In the year since the bottom fell out of the economy, I have seen many clients, large and small, struggle to maintain regulatory compliance. At the same time, FDA’s budget has increased, it is hiring additional resources, has a new commissioner and soon a new director at CDRH, and is promulgating new regulations and guidance documents such as the recent draft guidance, “Presenting Risk Information in Prescription Drugs and Medical Device Promotion.”
About a year ago, a small client of mine was forced to lay off workers including the QA manager. The company recently brought me in to conduct an internal audit. The results showed that most functions traditionally performed by QA were no longer being carried out, and that other employees were not following most of the standard operating procedures (SOPs). Fortunately, no safety or other critical issues were uncovered, and the company was able to initiate corrective actions prior to an FDA inspection or client audit.
In these times of scarce resources and increasing regulatory scrutiny, management often needs to make difficult decisions regarding what gets accomplished and when. Here are some things to consider when making these decisions.
• Do not eliminate internal audit/assessment activities or management reviews. Corrective actions cannot be prioritized if management does not know what the issues are.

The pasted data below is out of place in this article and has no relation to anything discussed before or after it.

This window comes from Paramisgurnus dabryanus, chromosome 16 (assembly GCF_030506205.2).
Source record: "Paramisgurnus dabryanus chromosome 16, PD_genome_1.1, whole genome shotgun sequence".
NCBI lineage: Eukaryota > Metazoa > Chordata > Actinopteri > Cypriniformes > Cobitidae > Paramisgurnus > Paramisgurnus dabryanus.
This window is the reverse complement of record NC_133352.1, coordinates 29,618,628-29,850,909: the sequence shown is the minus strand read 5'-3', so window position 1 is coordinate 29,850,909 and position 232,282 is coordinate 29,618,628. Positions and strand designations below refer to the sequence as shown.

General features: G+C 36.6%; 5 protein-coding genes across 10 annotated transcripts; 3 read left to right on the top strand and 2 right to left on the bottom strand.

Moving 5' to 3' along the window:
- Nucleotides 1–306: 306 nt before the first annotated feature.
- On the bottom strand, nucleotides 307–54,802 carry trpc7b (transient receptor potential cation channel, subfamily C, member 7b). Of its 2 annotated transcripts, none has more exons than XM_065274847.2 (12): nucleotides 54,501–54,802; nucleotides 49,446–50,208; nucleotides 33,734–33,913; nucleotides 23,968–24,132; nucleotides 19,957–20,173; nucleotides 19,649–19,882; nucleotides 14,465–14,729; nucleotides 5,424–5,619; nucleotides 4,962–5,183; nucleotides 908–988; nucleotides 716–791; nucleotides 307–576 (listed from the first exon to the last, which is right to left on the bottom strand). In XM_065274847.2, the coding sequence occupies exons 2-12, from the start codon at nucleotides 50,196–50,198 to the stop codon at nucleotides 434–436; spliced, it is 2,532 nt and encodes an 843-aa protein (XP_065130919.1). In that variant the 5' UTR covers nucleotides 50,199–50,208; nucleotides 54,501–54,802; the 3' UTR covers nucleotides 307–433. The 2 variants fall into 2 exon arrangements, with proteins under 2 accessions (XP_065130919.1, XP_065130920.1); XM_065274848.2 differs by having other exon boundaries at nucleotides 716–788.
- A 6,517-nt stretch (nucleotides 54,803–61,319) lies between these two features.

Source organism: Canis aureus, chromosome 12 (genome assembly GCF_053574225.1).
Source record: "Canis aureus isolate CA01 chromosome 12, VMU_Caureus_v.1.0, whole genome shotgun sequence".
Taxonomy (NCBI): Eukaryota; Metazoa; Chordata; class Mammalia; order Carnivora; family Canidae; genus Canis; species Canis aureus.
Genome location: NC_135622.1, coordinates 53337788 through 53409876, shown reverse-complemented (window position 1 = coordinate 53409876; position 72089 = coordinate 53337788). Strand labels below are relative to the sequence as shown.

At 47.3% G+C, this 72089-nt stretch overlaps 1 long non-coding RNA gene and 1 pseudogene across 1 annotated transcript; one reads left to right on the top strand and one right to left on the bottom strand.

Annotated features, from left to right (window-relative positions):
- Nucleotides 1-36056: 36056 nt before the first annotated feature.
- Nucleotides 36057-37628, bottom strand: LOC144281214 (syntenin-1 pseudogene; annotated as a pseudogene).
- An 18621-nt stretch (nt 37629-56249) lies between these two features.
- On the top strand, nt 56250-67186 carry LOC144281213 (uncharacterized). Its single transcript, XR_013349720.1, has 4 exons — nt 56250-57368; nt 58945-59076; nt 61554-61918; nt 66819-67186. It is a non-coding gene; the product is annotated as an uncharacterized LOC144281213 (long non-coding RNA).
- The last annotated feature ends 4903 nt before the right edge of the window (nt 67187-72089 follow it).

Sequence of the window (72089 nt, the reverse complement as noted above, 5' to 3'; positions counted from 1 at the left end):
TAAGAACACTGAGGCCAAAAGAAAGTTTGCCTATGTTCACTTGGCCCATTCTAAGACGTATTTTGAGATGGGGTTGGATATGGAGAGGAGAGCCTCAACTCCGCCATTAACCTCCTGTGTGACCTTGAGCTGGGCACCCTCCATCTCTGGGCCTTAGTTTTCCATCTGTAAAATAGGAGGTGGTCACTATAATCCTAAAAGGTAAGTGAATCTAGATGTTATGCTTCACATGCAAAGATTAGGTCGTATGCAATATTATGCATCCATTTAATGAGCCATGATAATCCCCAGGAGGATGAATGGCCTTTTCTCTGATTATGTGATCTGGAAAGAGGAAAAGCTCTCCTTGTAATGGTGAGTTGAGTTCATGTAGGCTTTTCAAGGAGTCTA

• Take a risk-based approach in everything you do and allocate resources accordingly. Potential product/patient/user safety issues should always be acted on first. Document the decisions you make.
• When workforce reductions are necessary, ensure that the critical functions of the positions eliminated are formally transferred to others. Do not assume this will automatically take place. Do ensure that SOPs and job descriptions are updated accordingly, and that individuals are appropriately trained.
• When appropriate, use outside resources such as contractors, consultants, and service providers to help fill gaps. Having a well-defined scope of what you want them to accomplish will help you to find the best resources, monitor progress, and keep costs in check.
The bottom line is that management needs to continue to keep regulatory compliance at the forefront. Corrective actions mandated by FDA are almost always more stringent and costly than those voluntarily initiated internally.
John Hoffman has almost 30 years’ global experience and expertise in medical device, pharmaceutical, and IVD quality assurance and regulatory affairs. He is proficient in all FDA regulations, ISO 13485, medical device and diagnostics directives, sterilization, product safety and liability, and client satisfaction. He has dealt with a variety of devices and companies and is well-versed in all types of device and GxP software. Hoffman maintains a strong working relationship with FDA as well as standards and industry associations. For more information about QMR LLC, see the company’s listing in the online Consultants Directory or go to the company’s Web site, http://www.qmr-llc.com.